Never too old to learn. :)
User avatar
Site Admin
Posts: 1884
Joined: Sun Apr 27, 2003 9:00 pm
Location: Belfast
Location: Ireland
Organisation: EstLite
Interests: 10


Postby Ultima Thule » Tue Mar 23, 2010 11:10 pm

As another rather silent member, and certainally no conservator, I would reiterate the failings of MDF. Despite my workshop being heated and dry I became aware of a damp smell around my store pile of backing offcuts last year. They were the usual mixture of 2mm hardboard, the various incarnatio ns of Corri-cor and Mdf,and some had ben lying around for months, if not a year or two. Upon closer examination the MDF nearly all hadthis odour, wheras the card and hardboard was taint free and did not appear to have gathered moisture. The result of this was that every bit of MDF in the shop was binned, not that I liked it anyway, and used it as little as possible; now not at all.
Ultima Thule
Posts: 55
Joined: Tue Sep 30, 2008 10:50 pm
Location: scotland
Organisation: retail framer
Interests: reading ,real ale, music


Postby prospero » Wed Mar 24, 2010 3:11 pm

If I may chip in with a few observations......

I tried the vacuum cleaner test and yes, it does draw moisture into the board. I also tried it on a piece of Artbak and it does the same.

Tried another experiment:

Dripped water onto a piece of MDF and a piece of Artbak. After a few minutes the water had soaked into the Artbak and created a patch soggy enough to push my finger though. The surface of the MDF had started to break up and could be rubbed off, but the water didn't penetrate as far and I couldn't jab my finger though.

Conclusion? Well draw your own. :)


Sure. Mould will grow on MDF. It will grow on anything given the right conditions.


Has anyone any evidence that the fumes that MDF gives off does any damage to artwork? OK, you may not like the stuff but we are talking preservation issues here and not operator comfort. The thought occurs that as formaldehyde is widely used to preserve things, it actually aught to inhibit any bacterial action. Don't quote me on that.

Acid content.

Anyone actually measured this or has any technical info regarding? I'll venture to say that it is no worse than the average frame. If good mounting techniques are used, why should this be a problem?

Here's another experiment.....

Hold up a piece of MDF and stab it with a screwdriver. Then hold up a piece of Artbak and do likewise. You may say that's an extreme example. Who goes around stabbing frames? (Probably more people than climb inside frames with a hoover.)

Just for the record I do add a sheet of cellophane under MDF. I'd do the same if I used Artbak.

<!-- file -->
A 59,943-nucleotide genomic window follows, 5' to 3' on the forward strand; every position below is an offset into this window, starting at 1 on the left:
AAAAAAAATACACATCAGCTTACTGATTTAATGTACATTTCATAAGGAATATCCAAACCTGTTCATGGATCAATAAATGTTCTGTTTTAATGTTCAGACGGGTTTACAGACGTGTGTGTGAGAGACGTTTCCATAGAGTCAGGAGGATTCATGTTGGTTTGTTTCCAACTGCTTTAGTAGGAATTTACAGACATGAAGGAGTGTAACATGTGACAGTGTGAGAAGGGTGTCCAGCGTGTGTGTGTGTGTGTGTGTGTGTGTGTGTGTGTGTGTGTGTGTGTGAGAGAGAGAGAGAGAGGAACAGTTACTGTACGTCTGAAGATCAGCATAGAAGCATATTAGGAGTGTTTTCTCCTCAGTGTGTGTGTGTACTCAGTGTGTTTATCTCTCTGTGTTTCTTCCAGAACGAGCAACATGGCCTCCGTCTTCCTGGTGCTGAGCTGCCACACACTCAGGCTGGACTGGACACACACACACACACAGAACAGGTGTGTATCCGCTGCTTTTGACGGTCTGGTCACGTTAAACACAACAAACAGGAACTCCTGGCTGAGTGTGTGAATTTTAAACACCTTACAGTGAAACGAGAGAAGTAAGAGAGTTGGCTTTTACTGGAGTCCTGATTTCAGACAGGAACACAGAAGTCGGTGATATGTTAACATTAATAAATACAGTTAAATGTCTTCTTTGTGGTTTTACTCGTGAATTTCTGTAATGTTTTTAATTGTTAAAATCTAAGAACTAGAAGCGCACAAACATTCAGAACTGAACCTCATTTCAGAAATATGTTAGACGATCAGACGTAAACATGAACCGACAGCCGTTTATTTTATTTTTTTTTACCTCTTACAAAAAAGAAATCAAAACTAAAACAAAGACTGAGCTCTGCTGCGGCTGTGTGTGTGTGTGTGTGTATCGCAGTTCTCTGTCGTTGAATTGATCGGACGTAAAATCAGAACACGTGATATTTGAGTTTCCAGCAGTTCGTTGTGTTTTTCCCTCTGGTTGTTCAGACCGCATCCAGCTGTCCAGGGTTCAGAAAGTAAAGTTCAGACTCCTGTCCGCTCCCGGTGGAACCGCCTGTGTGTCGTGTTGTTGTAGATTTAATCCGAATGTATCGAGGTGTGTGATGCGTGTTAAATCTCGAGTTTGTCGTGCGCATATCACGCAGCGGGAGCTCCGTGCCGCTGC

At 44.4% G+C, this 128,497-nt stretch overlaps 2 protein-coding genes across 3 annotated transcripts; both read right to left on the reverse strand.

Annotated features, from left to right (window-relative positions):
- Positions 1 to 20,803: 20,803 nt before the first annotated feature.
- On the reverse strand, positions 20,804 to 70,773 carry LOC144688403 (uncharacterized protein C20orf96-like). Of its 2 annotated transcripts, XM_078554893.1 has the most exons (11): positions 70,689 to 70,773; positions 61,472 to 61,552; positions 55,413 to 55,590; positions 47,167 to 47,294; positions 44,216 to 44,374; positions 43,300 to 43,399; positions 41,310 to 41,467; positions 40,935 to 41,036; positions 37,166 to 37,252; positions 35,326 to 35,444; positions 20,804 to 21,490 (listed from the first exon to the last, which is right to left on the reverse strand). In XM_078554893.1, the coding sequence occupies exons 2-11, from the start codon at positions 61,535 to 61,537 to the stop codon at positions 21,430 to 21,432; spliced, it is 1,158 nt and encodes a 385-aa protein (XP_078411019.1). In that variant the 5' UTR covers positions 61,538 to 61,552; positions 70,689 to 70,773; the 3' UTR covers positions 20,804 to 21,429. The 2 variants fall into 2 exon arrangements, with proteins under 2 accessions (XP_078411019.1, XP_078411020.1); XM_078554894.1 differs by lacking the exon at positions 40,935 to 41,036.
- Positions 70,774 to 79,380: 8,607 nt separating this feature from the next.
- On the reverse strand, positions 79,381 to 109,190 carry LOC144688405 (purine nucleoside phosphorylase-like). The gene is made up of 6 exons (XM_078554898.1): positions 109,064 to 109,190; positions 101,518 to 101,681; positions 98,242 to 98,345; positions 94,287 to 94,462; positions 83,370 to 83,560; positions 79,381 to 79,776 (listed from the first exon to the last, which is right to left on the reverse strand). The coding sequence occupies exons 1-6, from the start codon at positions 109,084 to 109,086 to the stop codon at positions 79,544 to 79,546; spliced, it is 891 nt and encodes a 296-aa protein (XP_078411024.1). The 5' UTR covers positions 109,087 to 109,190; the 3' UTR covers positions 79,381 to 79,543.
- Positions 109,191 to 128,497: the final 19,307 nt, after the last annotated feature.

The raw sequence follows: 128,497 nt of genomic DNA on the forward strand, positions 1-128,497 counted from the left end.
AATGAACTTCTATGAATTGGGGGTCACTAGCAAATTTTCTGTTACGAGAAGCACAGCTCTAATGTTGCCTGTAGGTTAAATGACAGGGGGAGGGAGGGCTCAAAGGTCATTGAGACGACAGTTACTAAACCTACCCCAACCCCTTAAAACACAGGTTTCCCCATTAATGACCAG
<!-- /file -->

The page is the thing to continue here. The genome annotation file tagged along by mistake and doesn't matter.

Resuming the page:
That's my fourpenneth. No offence intended or criticism implied. It's just that I feel it is unfair to highlight the possible shortcomings of one thing without doing the same with the alternatives.
Watch Out. There's A Humphrey About
User avatar
Posts: 10408
Joined: Tue Jun 05, 2007 5:16 pm
Location: Lincolnshire


Postby mikeysaling » Wed Mar 24, 2010 7:52 pm

ok - if you have a frame 3 x 2 feet that is - full of medals what backing do you use ? mdf seems easiest but what else can you use? all other boards ive look at are a bit flimsy for this size! - this is a genuine question cause all this talk (negative) about mdf has got me thinking!

when all is said and done - there is more said than done.
User avatar
Posts: 1557
Joined: Mon Mar 08, 2010 4:53 pm
Location: braintree essex
Organisation: sarah jane framing
Interests: astronomy medals photography


Postby Ultima Thule » Wed Mar 24, 2010 11:35 pm

What I have used for backings this size, dependant on the weight of the contents etc., include 2mm hardboard, Art Bak,ply, fome board, as suitable. I find hard board more rigid than MDF for sizes such as these, and a barrier of some form is between the less savoury of these.
Ultima Thule
Posts: 55
Joined: Tue Sep 30, 2008 10:50 pm
Location: scotland
Organisation: retail framer
Interests: reading ,real ale, music


Postby Roboframer » Wed Mar 24, 2010 11:52 pm

I'd say 3x2 ft isn't too big for a 5mm foam board back, as long as, or especially if, there is also a 4 ply under-mount.

All depends on what level you want to frame to - if it's a large cheap/easily replace-able/don't-give-a-stuff-about thing that is framed against the glass and probably dry-mounted why worry about MDF?

If it's a large valuable thing and you've mounted it front and back with the best there is and glazed it with UV glass, then there are indeed very high quality boards that are just as rigid as MDF if not more so - but they cost a packet.

Click here - scroll down for the 'double wall' stuff

Or even better!

Point is - stuff exists outside of our normal trade catalogues/publications - just a case of warranting it.


Postby mikeysaling » Thu Mar 25, 2010 12:44 am

ok i'm interested in alternatives - what is as sturdy as mdf/hardboard 3 x 2 but to fit my standard 5mm inner frame rebate and allow turn buttons on back for removal. suggestions anyone

my schematic of frame

mike1.jpg (45.81 KiB) Viewed 15533 times
when all is said and done - there is more said than done.
User avatar
Posts: 1557
Joined: Mon Mar 08, 2010 4:53 pm